We well remember George's 60th birthday dance of 15th June 1996, held on a summer evening in Wimbledon High School, London. It was there that we heard Keith Smith play the violin and Robert Mackay and Muriel Johnstone playing ‘separately and together’ on the piano.
When Frans was teaching her third Prelim Course, this time in Germany for the many young aspiring teachers there, it was only natural that George should go along with her to play for the Prelim weekend course in Schluechtern, near Frankfurt Am Main.
This course led to a new dance: “Certificate Pleasure” written by Frans Ligtmans in 1997, for which George composed music "Claire's Quickstep". Originally he wrote it as a jig but - on Frans' request - turned it into a reel. Robert Mackay will play this tune at George's funeral.
This dance and music were published in the Thistle Club Jubilee Book of dances (presented at our 25th Jubilee Ball in Eindhoven in October 2002).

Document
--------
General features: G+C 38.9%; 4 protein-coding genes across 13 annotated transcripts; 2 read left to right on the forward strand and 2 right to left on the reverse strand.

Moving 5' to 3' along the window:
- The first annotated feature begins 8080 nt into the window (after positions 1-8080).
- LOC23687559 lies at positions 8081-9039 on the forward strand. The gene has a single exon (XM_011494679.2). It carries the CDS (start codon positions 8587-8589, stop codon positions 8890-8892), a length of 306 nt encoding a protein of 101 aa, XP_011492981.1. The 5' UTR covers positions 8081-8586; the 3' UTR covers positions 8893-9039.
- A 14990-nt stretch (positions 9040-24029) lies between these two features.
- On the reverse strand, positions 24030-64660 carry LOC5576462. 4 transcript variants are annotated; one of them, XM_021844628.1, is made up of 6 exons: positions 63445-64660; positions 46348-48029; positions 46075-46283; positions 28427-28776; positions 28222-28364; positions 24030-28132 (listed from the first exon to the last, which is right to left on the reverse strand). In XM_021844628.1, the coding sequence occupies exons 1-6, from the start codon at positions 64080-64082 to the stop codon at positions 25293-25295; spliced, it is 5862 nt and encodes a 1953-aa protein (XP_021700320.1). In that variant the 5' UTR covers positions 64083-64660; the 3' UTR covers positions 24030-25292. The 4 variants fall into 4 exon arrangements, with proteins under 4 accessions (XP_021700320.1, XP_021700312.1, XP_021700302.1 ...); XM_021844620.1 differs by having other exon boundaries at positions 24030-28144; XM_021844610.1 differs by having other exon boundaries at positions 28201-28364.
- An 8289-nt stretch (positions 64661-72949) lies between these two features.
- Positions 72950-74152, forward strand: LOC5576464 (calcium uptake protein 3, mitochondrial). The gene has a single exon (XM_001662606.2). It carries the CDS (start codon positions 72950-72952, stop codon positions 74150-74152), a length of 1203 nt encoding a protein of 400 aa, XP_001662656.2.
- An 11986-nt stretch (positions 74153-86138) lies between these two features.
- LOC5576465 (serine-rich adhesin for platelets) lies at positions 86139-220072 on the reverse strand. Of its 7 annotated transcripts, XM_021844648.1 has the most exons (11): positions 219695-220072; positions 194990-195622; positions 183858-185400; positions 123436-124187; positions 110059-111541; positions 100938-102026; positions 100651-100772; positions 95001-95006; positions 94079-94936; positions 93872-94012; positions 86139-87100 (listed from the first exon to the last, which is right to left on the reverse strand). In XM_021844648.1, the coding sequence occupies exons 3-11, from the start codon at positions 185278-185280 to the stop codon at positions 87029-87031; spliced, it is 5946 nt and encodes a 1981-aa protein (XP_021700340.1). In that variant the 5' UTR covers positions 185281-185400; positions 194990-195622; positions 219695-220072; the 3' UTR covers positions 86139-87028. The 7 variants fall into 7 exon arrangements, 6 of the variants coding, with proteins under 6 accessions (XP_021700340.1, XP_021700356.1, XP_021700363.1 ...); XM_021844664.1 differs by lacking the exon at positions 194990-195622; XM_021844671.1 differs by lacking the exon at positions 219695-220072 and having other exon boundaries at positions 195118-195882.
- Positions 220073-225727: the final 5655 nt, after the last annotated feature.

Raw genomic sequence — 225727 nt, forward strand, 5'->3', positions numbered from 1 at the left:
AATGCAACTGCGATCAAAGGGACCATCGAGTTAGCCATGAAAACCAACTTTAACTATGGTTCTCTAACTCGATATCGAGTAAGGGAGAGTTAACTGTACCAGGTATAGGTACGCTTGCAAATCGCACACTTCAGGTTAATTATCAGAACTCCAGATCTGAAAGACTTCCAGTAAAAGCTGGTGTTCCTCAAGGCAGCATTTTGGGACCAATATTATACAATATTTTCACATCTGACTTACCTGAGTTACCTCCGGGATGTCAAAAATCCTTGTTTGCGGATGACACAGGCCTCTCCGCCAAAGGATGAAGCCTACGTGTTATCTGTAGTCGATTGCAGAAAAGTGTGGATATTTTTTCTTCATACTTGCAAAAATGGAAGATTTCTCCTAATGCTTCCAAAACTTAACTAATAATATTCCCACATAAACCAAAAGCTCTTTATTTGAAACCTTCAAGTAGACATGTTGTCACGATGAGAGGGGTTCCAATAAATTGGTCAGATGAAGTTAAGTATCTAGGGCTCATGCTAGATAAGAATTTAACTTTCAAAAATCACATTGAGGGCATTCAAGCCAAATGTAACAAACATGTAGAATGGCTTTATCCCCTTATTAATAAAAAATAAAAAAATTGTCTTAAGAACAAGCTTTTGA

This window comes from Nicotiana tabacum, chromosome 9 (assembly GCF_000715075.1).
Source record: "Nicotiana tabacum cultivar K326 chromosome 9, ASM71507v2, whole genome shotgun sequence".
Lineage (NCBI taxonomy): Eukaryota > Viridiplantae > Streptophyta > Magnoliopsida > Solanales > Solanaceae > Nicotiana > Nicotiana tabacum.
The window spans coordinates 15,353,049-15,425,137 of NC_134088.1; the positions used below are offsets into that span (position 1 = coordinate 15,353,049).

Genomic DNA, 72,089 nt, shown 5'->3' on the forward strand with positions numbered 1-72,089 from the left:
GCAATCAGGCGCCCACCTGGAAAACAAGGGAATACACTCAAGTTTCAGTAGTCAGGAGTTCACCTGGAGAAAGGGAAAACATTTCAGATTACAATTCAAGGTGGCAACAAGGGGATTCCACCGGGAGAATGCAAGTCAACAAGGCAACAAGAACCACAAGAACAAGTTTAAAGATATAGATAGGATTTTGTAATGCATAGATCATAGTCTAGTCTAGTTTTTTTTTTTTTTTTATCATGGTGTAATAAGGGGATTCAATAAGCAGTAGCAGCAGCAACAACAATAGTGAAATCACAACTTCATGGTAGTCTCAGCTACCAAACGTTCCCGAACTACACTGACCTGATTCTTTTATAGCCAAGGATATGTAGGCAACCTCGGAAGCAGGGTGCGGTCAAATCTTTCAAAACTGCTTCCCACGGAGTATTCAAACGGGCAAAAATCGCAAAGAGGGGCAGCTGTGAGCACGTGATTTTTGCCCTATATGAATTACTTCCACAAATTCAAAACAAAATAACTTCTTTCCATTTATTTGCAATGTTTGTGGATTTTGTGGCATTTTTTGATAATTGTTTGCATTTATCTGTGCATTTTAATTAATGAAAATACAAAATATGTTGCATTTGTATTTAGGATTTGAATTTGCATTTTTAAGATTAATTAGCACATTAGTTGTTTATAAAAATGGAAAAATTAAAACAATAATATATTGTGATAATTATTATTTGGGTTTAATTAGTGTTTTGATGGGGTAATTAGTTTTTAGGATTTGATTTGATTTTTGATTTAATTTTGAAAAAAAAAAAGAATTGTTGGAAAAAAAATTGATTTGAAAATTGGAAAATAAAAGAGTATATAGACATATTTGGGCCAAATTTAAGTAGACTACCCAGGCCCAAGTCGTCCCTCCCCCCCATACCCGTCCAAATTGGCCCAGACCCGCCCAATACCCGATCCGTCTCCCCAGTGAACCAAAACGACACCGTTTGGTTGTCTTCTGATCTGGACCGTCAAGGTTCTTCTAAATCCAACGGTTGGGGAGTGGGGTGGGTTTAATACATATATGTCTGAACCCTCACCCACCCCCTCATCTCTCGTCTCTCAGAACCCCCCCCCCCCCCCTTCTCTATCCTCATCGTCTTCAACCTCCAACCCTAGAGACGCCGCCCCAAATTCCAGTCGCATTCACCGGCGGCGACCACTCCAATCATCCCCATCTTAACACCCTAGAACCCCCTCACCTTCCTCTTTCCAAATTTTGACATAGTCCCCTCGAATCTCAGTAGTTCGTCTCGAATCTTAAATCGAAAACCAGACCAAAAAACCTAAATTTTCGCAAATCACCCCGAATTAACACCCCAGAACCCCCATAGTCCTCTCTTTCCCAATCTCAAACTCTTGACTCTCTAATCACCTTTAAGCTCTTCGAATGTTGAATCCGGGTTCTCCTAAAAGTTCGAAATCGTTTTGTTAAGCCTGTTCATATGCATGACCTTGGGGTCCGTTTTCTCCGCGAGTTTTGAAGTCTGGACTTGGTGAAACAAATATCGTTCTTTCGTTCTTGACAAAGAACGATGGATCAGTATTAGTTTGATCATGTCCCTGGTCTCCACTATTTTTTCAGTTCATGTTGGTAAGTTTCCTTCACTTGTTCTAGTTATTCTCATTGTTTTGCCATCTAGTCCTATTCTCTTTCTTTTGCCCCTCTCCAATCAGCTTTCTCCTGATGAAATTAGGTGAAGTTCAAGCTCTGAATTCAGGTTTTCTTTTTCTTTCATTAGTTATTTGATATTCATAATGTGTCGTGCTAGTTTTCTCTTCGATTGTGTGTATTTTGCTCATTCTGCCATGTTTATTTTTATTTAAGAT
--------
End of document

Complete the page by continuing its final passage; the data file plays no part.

Our contact with George became less frequent as time went on and new pianists were given a chance but we exchanged Christmas cards. Last year we visited him in his apartment in Howe Street, where he lived on the top floor without a lift. The exercise kept him healthy, he claimed, but his angina pectoris made him pause for breath after a few flights of steps.
He took us out for lunch, showing us points of architecture (his former profession) on the way. Then he took us to Dean Village - a quiet haven within the busy city, on an hour's leisurely walk.
We will remember George with respect for his musical knowledge and ability, his ten fingers massaging the keys as he accompanied our dances! He would surprise us by introducing Dutch traditional tunes into his sets! He was a special person, sometimes a tease, who enjoyed company with a good old chat and a bit of blather.
Claire & Rik de Vroome, The Thistle Club of SCD, Eindhoven.
George McLennan – memories recalled by Margaret Lambourne, Swilcan Utrecht
I was first introduced to George about 40 years in Reading by Peter Luke. We then met each other again at a dance weekend in Brussels, after I moved to the Netherlands. It was nice that George remembered me from that first meeting.